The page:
Power/lamp question

jmsinick

Member
Joined
Jan 26, 2004
Location
Gainesville, FL
Hello,

I am wondering if I can take four 1k par cans and by setting a max patch value of 50% on the console that i will be able to two-fer all the lights to one circuit of 2.4k.

What my problem is that i use a four color cyc light wash but only have 3 cell cyc lights and so i want to buy the par can in the gap between my cyc lights. The lamps in my cyc lights are 500w and so if i cap the 1k pars at 50% they are in theory around 500w.

My color order right now is with all cyc lights
R A G | B R A | G B R | A G B | R A G...and so on

I want it to be with a cyc..par..cyc order
R A G | B | R A G | B | R A G | B...and so on

that way it will balance out the wash.

I have a ton of pars just floating around so to dedicate 18-20 lights for this is nothing.

Any thoughts?

Thanks,
Jeremy
 

zac850

Well-Known Member
Joined
Nov 21, 2003
Location
New York
No, you can not.

A dimmer runs not by giving less power to the light, but by turning on and off the light very quickly. Even if you only had the lights up to 50%, it would still be 4kw of power on the dimmers, something that they would not like very much.

Perhaps you can find some 500w lamps and put those into the PAR's?
 

propmonkey

Well-Known Member
Joined
Jul 22, 2004
Location
Milwaukee, WI
just get 500w lamps for your pars.

if you run them at 50% youll be changing the color temp.
 

zac850

Well-Known Member
Joined
Nov 21, 2003
Location
New York
propmonkey said:
if you run them at 50% youll be changing the color temp.
Thats another good point. Just because i'm curious, does anyone know what the average lamp (for me, I'd like to know with the HPL) changes color temp as its dimmed?

But as you dim a light, your colors don't look as good, so thats also something to keep in mind.
 

ricc0luke

Active Member
Joined
Feb 23, 2004
Location
Central Illinois
zac850 said:
No, you can not.

A dimmer runs not by giving less power to the light, but by turning on and off the light very quickly. Even if you only had the lights up to 50%, it would still be 4kw of power on the dimmers, something that they would not like very much.
It depends on the type of dimmer they have. Not all dimmers work that way, just the majority of the newer ones do.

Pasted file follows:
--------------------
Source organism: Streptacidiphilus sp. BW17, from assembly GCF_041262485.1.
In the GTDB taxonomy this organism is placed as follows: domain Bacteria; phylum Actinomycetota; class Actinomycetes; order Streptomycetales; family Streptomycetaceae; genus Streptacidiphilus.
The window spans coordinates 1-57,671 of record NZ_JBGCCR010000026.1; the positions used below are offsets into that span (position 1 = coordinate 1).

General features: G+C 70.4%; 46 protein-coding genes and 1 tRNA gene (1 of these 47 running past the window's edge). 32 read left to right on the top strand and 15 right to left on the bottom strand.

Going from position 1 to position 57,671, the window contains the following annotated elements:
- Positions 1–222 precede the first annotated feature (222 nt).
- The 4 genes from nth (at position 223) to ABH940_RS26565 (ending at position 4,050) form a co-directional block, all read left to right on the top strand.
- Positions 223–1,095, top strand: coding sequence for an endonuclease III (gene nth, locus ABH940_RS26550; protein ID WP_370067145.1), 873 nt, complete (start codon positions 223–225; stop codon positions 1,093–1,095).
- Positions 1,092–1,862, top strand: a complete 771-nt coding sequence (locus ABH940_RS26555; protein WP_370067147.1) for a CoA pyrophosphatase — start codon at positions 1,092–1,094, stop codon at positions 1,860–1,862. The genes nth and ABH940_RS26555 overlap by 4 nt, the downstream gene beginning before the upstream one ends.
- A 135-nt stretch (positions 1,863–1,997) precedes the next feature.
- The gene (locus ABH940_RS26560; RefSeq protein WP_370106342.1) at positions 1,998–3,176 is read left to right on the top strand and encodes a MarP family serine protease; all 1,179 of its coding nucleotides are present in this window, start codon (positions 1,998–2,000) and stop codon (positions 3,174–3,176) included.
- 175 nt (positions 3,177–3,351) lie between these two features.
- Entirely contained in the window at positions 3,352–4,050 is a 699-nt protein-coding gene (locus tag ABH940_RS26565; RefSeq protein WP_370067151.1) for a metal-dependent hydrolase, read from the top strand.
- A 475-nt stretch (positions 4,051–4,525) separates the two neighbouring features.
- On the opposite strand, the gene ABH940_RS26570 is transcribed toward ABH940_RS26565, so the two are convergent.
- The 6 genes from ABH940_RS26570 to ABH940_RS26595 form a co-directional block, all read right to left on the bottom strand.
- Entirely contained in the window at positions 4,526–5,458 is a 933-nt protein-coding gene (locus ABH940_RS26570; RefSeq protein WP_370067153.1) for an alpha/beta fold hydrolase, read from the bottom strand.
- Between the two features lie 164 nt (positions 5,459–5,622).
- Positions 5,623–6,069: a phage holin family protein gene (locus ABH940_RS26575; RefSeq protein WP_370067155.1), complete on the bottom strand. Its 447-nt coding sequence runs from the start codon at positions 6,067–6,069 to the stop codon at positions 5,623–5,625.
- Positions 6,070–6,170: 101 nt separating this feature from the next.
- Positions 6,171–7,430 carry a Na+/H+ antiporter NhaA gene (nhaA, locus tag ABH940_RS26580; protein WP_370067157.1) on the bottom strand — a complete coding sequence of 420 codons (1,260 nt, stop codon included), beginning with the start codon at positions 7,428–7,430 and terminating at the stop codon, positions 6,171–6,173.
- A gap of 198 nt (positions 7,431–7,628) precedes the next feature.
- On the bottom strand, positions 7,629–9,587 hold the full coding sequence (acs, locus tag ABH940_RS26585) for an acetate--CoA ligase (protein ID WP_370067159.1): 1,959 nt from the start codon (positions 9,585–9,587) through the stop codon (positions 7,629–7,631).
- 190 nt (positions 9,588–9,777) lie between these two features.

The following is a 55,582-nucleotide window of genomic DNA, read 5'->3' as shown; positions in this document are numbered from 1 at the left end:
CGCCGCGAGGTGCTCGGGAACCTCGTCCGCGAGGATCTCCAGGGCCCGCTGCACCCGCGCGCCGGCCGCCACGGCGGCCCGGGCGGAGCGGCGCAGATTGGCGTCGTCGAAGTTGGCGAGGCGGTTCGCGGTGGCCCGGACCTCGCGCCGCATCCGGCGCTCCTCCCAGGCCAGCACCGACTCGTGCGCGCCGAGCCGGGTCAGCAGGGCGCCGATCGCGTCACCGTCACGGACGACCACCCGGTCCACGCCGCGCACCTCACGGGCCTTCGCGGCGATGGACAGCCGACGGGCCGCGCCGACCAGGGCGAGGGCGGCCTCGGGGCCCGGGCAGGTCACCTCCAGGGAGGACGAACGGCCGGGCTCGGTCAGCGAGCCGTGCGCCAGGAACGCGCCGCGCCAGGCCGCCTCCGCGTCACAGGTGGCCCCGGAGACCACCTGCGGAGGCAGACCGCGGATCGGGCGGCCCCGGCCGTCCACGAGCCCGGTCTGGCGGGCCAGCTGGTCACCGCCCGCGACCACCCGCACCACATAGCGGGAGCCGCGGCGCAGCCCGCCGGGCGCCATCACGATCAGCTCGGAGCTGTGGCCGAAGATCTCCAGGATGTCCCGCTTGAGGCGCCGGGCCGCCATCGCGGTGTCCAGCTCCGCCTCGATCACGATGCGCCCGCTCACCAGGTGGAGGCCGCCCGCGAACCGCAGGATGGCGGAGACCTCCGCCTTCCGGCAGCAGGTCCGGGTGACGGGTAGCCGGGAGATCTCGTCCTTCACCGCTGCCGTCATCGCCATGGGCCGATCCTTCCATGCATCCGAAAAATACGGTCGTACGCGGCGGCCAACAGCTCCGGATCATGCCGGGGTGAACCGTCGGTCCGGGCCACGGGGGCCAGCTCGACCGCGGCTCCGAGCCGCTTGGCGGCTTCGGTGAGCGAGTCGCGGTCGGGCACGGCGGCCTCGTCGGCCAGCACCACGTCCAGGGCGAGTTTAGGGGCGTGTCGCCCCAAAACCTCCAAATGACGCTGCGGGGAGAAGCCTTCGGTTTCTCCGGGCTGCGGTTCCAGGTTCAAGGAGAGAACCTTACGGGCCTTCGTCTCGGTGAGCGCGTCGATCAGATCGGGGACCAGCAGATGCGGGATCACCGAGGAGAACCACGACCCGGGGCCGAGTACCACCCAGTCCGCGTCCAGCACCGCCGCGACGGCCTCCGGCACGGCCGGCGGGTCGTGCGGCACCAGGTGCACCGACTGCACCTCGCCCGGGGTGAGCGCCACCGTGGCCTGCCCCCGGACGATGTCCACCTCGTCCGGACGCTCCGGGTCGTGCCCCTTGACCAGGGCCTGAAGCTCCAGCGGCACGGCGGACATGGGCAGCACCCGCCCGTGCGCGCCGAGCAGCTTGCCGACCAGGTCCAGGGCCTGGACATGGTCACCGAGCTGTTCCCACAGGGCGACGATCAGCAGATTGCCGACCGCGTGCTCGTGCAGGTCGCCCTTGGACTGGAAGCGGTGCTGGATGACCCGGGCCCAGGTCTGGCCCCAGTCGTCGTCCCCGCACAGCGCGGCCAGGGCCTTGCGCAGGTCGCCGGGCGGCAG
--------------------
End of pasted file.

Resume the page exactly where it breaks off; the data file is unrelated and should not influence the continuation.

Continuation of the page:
zac850

Well-Known Member
Joined
Nov 21, 2003
Location
New York
OK, this is very true, however, it is hard to find a theater that does not work like this. I know of one theater that uses a resistance dimmer to control the house lights (I know thats not the proper term, but the correct term escapes me)
 

ship

Senior Team Emeritus
Premium Member
Joined
Mar 29, 2003
Location
Illinois
zac850 said:
Thats another good point. Just because i'm curious, does anyone know what the average lamp (for me, I'd like to know with the HPL) changes color temp as its dimmed?

But as you dim a light, your colors don't look as good, so thats also something to keep in mind.
Remembering of course that if the HPL is 115v it will probably be different than the at full line voltage at the fixture powering that lamp. This factor starts at the point the 115v lamp is getting 115v of power not from the say 118v at full from the dimmer in accuracy.

A 5% change in the voltage applied to the lamp results in
-Halving or doubling the lamp life

(The effect of voltage on the light output of a lamp is ±1% voltage over the rated amount stamped on the lamp, gives 3.1/2% more light or Lumens output but decreases the life by 13% and vise a versa. Do not operate quartz Projection lamps at over 110% of their design voltage as rupture might occur. - GE Projection)

-a 15% change in luminous flux (see above)
-an 8% change in power
-a 3% change in current
-a 2% change in color temperature (0.4% change per 1% voltage.)


Osram Technology and Application Tungsten halogen Low Voltage Lamps Photo Optics, p
 

Foxinabox10

Active Member
Joined
May 1, 2004
Location
Boston, MA
ship said:
A 5% change in the voltage applied to the lamp results in
-Halving or doubling the lamp life
So, would operating at 110 volts or 120 volts double the lamp life according to what you're saying?
 

Mayhem

Senior Team Emeritus
Premium Member
Joined
Jan 21, 2004
Location
Australia
Well if I understand it correctly, running (in this example a 115V rated lamp) at 110V wil double the lamp life, where as running it at 120V will half the lamp life.

Some lights actually do have a lamp save switch on them which actually reduces the voltage as opposed to dimming, which switches the lamp on and off but at the same voltage.
 

Foxinabox10

Active Member
Joined
May 1, 2004
Location
Boston, MA
And what are the drawbacks of setting all of your 115V lamps to run at 110V?
 

ship

Senior Team Emeritus
Premium Member
Joined
Mar 29, 2003
Location
Illinois
Foxinabox10 said:
And what are the drawbacks of setting all of your 115V lamps to run at 110V?
Given the above formula's, output and color temperature.

On the other hand, should you wish there is some normal Leko 100v lamps in 575w and 750w on the market and some 575w HPL lamps on the market also to make your "specials" at full intensity when using the 115v lamp for long life. Not in any of the types above very popular lamps thus their cost effectiveness might not be worth the lamp savings on other lamps.